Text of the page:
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The Height of Fashion

Entrepreneur puts tall fashions in department stores

Chelsea Jones | 1/6/2014, 11:52 a.m.
Being 6 feet 1 inch, Lameka Weeks was tired of not finding clothes that fit. She barely had enough properly ...
Left photo: Height Goddess fashions. Right photo: Lameka Weeks The Height Goddess

“So the email comes through and my face gets calm. [My sales manager] is like, ‘Are you okay?’ I’m like, ‘Oh my god, the email just came through.’ She’s like, ‘Open it.’ I’m like, ‘No, I don’t want to open it … all right, let’s pray.’ So we prayed. [Afterwards] I was like, ‘You open the email.’ So she opened it. The next thing I know, she starts screaming,” Weeks said.

Suddenly, both became ecstatic. Weeks was delighted to know that she had made it through the fierce competition. She said that more than 1,000 people had sent in applications. Only 34 people were selected to do interviews. Twenty-one people were chosen.

She took her sales manager with her to the workshop, which was also at Macy’s New York headquarters. When Weeks arrived, she was elated.

“I [was] like, ‘Oh my god, do you realize we are at Macy’s? Do you understand what this means?’” Weeks recalled enthusiastically asking her sales manager.

The workshop, which Weeks characterized as being an “intense information overload,” was four-and-a-half days long, eight hours each day. Classes and activities were held on the top two floors above the Macy’s New York headquarters store.

Lisa Price, who has a partnership with Macy’s and is founder of Carol’s Daughter Inc., a line of beauty products, was one of the guest speakers. She discussed how she turned her hobby of mixing up fragrances and creams at home into a multi-million-dollar empire.

During the workshop, Weeks learned that in order for clothes vendors to be successful in the retail business, they have to ship their orders to department stores according to shipping standards and on time. Presenters informed workshop members that late orders and orders in improper shipping form put department stores behind in their clothing seasons. Thus, department stores have a great likelihood of discontinuing partnerships with clothes vendors that act accordingly.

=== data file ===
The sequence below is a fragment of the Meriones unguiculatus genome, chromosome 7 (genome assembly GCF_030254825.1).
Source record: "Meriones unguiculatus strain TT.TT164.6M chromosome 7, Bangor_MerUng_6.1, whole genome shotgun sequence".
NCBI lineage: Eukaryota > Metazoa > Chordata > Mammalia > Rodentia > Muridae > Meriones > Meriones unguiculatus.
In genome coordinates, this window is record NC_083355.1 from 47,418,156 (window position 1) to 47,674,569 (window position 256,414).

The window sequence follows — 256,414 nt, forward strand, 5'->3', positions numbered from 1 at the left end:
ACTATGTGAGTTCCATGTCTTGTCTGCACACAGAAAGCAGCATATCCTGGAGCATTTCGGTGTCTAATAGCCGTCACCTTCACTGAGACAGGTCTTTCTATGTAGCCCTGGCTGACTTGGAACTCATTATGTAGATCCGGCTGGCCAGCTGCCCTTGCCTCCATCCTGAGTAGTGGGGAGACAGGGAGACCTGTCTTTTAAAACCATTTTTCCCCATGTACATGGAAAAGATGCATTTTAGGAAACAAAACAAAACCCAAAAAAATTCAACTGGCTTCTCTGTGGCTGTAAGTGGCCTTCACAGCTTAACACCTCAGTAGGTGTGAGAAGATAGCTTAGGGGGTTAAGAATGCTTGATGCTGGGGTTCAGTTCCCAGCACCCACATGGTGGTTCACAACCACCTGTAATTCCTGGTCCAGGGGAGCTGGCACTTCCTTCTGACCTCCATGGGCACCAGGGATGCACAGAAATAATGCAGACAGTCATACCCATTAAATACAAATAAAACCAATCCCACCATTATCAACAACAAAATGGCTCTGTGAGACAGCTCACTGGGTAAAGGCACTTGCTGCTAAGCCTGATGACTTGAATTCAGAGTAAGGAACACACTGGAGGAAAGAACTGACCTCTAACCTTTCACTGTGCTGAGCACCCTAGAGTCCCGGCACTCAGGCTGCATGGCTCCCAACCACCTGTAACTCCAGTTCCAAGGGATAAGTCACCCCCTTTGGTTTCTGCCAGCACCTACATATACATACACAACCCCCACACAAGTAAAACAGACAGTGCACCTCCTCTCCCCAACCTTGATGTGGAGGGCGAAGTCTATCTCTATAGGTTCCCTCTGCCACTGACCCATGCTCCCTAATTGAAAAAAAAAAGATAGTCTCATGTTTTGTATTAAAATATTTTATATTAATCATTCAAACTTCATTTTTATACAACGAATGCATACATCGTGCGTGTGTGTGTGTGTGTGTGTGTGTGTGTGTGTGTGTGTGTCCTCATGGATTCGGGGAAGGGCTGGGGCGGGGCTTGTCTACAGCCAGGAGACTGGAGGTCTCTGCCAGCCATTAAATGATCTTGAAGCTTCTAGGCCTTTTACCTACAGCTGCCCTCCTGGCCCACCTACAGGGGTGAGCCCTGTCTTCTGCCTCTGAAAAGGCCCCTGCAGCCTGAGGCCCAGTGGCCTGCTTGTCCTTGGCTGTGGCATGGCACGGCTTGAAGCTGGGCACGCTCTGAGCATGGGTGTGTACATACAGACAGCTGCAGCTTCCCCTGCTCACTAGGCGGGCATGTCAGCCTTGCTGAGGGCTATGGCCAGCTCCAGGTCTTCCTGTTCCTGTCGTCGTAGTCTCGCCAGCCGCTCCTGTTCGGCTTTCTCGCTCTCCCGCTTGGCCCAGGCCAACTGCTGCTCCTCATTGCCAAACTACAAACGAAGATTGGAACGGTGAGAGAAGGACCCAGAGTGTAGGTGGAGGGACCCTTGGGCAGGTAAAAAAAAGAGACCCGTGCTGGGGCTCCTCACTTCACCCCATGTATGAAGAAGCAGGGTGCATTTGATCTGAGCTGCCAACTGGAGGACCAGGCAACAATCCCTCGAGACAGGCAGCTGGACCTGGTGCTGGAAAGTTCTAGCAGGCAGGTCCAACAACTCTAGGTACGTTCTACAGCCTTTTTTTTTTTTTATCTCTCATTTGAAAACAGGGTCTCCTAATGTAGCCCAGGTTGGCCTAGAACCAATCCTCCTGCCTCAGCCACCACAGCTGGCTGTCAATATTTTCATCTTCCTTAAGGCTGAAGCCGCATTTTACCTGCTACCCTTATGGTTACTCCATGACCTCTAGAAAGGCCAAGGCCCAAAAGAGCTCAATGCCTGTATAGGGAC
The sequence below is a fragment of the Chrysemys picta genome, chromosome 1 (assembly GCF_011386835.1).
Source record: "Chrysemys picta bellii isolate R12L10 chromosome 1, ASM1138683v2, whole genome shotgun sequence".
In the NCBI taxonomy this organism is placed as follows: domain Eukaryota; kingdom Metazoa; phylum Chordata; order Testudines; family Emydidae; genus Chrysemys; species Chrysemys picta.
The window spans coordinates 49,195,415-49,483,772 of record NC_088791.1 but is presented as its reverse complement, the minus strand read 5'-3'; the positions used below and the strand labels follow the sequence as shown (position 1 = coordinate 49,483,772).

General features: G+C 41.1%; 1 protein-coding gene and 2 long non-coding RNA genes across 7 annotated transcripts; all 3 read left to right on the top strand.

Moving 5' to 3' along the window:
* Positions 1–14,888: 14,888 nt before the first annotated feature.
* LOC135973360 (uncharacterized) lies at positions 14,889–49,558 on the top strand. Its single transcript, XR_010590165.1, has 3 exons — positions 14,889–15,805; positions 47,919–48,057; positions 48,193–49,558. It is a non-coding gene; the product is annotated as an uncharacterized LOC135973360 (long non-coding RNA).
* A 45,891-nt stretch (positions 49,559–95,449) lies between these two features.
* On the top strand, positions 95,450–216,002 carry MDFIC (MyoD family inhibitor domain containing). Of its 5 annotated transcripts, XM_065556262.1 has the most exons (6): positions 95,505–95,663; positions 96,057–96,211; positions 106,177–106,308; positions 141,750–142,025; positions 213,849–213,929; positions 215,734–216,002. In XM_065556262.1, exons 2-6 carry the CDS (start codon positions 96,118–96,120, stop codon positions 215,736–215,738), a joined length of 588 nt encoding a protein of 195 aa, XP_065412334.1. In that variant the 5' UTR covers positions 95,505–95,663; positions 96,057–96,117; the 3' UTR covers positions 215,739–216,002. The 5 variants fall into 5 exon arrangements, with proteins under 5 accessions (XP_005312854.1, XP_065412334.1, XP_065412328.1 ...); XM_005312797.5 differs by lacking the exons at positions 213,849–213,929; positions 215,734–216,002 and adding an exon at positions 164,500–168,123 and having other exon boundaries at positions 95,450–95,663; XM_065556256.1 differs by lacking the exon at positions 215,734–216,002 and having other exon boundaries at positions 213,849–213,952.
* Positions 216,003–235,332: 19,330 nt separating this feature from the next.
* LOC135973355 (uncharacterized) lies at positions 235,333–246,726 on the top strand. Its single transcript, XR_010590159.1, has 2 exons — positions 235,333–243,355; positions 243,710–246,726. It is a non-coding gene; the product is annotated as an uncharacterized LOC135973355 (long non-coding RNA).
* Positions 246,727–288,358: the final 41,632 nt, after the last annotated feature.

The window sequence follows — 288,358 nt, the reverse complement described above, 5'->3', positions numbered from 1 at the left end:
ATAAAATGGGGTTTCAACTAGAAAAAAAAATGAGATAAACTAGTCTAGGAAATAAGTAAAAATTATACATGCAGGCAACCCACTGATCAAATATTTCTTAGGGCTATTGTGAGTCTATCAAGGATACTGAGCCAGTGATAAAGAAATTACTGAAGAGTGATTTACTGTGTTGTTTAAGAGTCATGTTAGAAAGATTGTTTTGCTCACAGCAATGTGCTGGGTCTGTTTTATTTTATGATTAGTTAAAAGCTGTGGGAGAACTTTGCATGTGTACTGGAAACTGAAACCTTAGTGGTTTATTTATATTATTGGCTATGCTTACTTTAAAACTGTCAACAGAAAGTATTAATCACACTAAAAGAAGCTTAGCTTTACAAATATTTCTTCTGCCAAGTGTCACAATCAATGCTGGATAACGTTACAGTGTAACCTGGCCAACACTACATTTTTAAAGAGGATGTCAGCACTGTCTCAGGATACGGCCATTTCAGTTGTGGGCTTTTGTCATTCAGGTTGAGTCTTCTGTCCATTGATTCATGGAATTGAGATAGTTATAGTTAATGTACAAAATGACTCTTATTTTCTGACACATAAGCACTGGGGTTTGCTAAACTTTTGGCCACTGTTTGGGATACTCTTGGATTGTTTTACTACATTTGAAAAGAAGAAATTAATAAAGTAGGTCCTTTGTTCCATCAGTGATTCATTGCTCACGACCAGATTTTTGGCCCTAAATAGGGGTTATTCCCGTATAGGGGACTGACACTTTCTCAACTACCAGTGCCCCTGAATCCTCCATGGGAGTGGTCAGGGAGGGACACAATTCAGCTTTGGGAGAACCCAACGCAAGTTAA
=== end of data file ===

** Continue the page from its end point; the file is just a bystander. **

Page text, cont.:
Also, in order to be successful, clothes vendors have to work with buyers to design clothes that consumers will pay for, as well as do promotion. But before they can partner with department stores, clothes vendors must make their businesses electronic data interchange compliant.

EDI compliancy provides the computer-to-computer exchange of business documents between trading partners. The infrastructure, for example, allows clothes venders to send their orders to warehouses or track their orders.

What Weeks enjoyed the most about the workshop was the opportunity to network with other business owners, whom she described as coming from different backgrounds, and learning about their products. Towards the end of the event, she and other workshop members prepared a presentation that could be shown to potential buyers.

An incident happened during the program that reminded Weeks why it’s important for stores to sell clothes for tall women. She lost some of her luggage and worried about finding clothes.

“I just can’t walk into the store and get something that fits me, especially when it’s cold outside. I need long sleeves,” Weeks said.

She expressed that although buying clothes online is great, most women prefer to go inside a store and shop.